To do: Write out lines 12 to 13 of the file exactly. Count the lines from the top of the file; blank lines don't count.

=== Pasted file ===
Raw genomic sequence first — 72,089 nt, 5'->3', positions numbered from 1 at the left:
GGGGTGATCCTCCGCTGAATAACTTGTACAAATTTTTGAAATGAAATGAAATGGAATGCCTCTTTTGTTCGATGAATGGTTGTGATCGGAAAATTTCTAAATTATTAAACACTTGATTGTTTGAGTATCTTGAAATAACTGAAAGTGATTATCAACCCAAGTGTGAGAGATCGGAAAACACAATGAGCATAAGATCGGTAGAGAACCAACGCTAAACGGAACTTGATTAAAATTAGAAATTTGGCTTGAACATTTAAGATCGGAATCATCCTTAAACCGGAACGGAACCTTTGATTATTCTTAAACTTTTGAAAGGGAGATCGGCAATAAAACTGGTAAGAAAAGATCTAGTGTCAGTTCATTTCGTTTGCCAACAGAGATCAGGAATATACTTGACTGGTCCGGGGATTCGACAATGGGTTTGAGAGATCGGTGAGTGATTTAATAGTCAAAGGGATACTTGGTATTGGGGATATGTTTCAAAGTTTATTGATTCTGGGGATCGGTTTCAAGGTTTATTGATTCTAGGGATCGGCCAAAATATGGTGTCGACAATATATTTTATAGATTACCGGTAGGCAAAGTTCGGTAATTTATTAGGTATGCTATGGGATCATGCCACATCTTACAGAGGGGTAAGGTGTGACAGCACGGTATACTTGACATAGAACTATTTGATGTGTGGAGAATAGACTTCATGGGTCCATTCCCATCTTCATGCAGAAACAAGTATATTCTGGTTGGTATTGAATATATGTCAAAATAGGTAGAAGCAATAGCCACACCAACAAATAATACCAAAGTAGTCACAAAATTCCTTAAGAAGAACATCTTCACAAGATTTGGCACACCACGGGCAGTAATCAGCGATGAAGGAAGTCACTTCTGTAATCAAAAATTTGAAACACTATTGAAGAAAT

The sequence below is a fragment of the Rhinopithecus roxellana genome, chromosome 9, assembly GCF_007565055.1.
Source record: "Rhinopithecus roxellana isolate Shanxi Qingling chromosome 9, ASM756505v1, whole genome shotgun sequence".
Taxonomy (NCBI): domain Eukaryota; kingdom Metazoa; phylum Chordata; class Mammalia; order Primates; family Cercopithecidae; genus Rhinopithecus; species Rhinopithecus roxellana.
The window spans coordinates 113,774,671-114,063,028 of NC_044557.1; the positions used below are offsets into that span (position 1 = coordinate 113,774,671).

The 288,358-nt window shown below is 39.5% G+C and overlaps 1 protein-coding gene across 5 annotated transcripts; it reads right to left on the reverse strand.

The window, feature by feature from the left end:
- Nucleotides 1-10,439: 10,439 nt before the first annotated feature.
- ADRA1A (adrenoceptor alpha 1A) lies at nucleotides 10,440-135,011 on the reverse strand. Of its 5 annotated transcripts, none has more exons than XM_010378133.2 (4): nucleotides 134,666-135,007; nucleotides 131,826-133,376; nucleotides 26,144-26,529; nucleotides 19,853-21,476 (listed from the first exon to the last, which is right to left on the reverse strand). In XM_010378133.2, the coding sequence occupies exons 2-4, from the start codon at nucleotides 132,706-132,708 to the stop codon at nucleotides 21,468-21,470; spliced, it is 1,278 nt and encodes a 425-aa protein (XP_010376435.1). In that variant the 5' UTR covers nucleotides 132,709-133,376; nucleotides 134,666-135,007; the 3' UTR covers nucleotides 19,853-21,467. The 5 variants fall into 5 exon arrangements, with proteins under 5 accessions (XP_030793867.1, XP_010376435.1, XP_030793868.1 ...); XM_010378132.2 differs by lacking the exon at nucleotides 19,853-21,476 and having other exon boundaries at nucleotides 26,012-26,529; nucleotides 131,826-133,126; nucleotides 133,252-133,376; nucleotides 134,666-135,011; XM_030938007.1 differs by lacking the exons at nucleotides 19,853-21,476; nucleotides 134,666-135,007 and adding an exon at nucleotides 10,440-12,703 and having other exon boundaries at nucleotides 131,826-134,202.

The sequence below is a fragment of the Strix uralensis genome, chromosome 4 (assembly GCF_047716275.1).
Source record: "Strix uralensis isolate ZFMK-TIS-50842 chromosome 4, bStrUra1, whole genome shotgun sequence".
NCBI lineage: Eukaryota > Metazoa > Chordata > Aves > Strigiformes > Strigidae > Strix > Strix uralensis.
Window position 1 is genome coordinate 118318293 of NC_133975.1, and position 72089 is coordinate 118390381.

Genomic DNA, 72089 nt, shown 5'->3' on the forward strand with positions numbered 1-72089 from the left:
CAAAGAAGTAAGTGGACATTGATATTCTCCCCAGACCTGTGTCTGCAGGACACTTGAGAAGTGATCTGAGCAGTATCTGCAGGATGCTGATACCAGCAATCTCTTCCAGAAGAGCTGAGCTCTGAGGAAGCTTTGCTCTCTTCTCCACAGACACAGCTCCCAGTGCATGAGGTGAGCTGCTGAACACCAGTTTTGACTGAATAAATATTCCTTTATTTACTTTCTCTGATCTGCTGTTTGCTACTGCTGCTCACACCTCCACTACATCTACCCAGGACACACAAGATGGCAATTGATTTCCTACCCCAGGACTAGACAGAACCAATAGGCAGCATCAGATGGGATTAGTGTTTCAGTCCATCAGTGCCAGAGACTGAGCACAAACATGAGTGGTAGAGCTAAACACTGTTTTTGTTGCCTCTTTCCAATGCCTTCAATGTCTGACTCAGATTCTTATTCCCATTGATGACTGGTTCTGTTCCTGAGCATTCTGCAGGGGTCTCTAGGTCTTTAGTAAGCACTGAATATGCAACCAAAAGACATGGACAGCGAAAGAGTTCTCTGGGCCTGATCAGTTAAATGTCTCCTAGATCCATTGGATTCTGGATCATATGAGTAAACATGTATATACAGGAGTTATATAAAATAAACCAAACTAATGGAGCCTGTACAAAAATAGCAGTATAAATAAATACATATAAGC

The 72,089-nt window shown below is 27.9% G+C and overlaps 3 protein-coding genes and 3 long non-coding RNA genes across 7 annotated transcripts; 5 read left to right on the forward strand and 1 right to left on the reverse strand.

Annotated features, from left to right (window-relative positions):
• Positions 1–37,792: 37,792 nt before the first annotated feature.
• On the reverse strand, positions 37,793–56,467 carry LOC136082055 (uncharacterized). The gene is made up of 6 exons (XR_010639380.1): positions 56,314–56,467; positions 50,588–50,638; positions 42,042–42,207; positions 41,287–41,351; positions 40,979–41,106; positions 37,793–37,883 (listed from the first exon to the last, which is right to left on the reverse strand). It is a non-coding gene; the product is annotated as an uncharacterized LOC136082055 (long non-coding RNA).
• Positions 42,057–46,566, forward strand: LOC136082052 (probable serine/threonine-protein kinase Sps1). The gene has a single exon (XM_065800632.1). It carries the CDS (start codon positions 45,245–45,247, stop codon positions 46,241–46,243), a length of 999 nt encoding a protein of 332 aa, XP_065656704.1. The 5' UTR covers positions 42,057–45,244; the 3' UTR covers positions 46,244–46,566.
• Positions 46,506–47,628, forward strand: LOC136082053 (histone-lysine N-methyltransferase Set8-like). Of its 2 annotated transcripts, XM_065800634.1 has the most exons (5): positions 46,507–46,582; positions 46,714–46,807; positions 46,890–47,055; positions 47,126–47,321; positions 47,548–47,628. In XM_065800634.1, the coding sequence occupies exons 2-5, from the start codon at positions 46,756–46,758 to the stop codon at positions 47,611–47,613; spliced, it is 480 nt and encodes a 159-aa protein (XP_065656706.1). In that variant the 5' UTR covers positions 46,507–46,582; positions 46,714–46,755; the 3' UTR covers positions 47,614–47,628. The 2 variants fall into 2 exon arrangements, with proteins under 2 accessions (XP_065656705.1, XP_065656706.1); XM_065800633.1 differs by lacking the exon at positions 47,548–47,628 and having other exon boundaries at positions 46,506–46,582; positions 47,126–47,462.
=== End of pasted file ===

Source record: "Strix uralensis isolate ZFMK-TIS-50842 chromosome 4, bStrUra1, whole genome shotgun sequence".
NCBI lineage: Eukaryota > Metazoa > Chordata > Aves > Strigiformes > Strigidae > Strix > Strix uralensis.